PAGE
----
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Let us see if I can use numbers correctly this time...



Loan Oct. 2015 Sep. 2015
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Student Loan 1 (6.41%) $19,790 $19,920
Car Loan 1 (4.45%) 10,200 10,200
Student Loan 2 (3.86%) 5,482 5,482
Car Loan 2 (3.45%) 7,073 7,073
Car Loan 3 (3.45%) 5,531 5,531
Discover CC (0.00%) 4,542 4,542
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$52,618 $52,748
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Not much of a decline since the last upate, but that's because I posted the Sep. 2015 figures late in the month, after I had already made payments on most of my debts. Next update should be much better.
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Out of curiosity, how'd you get stuck with 3 car loans?
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whafa: Out of curiosity, how'd you get stuck with 3 car loans?

Oy, yeah, that's a sore spot with me, something that I wish hadn't happened.

Four years ago my son turned sixteen and was active enough to need his own car. He had saved allowance money ($1500) and "bought" my Toyota Corolla, and I took his money for a down payment on a Hyundai Tuscon for my wife. (Car Loan #2). I drove a 1995 Suburban (paid for) that ran relatively well but guzzled gas.

A year later my son was in a car accident. Good-bye Toyota Corolla. The insurance gave us $8K for it, and I used that to buy a 2008 Volkswagon Jetta free and clear from the local Toyota dealer. That car turned out to be a lemon. Over the next year it needed $2500 worth of work and would periodically strand my son on the side of the road. One shop told me that the transmission was going to need to be replaced and soon, which gave me an idea why the previous owner had gotten rid of it.

I decided my son needed a reliable car before he went off to college out-of-state, so we took it to CarMax and traded it for a 2010 Chevrolet Cobalt (Car Loan #3.) CarMax took one look at the Jetta and offered $1700 for it. So yeah, I turned $10,500 ($8K purchase plus $2.5K repairs) into $1700 in one year. (Ask me for investment advice!)

Six months ago the Suburban's transmission left me stranded on the side of the road. I needed to drive it just one more year until the Tuscon's loan was paid off when I planned to trade it in, but the Suburban had other plans. The estimate was going to $3500 for the repair, for a vehicle with a street value of about $1000 that I was planning on owning for less than a year. So with a heavy heart I let the Suburban go to charity and bought a 2008 Hyundai Sonata (Car Loan #1).

For those keeping track at home, that's four car purchases in four years. I'm currently dumping everything I can into a "Tuscon Payoff" fund that doubles as an emergency fund, and I hope to have it paid off in First Quarter 2016.
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Wow, that's some bad luck! I'm a car owner now for the first time in over 10 years. I keep waiting for something to go wrong.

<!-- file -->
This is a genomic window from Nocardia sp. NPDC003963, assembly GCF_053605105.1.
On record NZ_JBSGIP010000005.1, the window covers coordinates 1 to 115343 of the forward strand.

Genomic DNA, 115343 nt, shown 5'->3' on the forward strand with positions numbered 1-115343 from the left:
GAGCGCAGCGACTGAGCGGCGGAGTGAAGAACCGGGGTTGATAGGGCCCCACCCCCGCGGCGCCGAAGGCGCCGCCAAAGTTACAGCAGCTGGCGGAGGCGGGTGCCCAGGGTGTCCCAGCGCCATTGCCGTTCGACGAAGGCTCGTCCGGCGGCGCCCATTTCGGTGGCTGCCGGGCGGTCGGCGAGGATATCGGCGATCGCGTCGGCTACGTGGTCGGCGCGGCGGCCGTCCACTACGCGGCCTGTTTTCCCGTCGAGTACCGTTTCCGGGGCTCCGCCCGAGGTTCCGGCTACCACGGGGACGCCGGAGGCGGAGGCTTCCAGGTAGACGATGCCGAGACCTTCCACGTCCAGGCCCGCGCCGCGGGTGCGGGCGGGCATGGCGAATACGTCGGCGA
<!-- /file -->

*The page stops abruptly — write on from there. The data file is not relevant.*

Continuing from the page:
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For those keeping track at home, that's four car purchases in four years. I'm currently dumping everything I can into a "Tuscon Payoff" fund that doubles as an emergency fund, and I hope to have it paid off in First Quarter 2016.

When does your Discover 0% rate expire, and what rate does it go to upon expiration?

I get that you hate the car loans (and I can understand why), but it might be better to pay off the Discover debt just before the rate expires and delay paying off the Tucson loan. Please keep in mind, the minimum payment on the Discover card will probably go up substantially, along with the interest rate. If you are cash flow strapped, you may want to call Discover to see what the minimum payment will go up to, and see if it's more or less than the payment on the Tucson, and use that to help you decide which one to pay off.

I'm also confused about your statements:

Six months ago the Suburban's transmission left me stranded on the side of the road. I needed to drive it just one more year until the Tuscon's loan was paid off when I planned to trade it in

vs.

I'm currently dumping everything I can into a "Tuscon Payoff" fund that doubles as an emergency fund, and I hope to have it paid off in First Quarter 2016

It's now October, 2015. 6 months ago was April 2015. If, in April, 2015 you had only needed to keep paying on the Tucson for another year, that would mean that the Tucson would be paid off in April, 2016. Q1 of 2016 is only 1 - 3 months before April, 2016 - it doesn't seem like you would need to add that much to pay the car off 1 - 3 months earlier.

On the other hand, the lowest balance on any of your car loans is $5,531, and the balance on car loan #2 (which you say is the Tucson loan) is $7,073 - that doesn't seem like a balance that would be paid off in 6 months (a year from 6 months ago), so that doesn't really jive with your statement about how long you had to drive the Suburban to have the Tucson paid off.

AJ
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...with a heavy heart I let the Suburban go to charity...

When I looked into donating an old car to charity it looked kind of like a lose-lose situation for me and the charity.

Owner gets a tax deduction for whatever the charity gets for it (assuming they itemize at all).
The charity hands it over to company that handles the car donations and gets just a tiny percentage of the value. That company keeps the majority of what ever value is available on the junker market.

Other option is to sell it directly to a junkyard, keep a portion for yourself and donate some cash to the charity of your choice. Cuts out the middle man.

Mosquito
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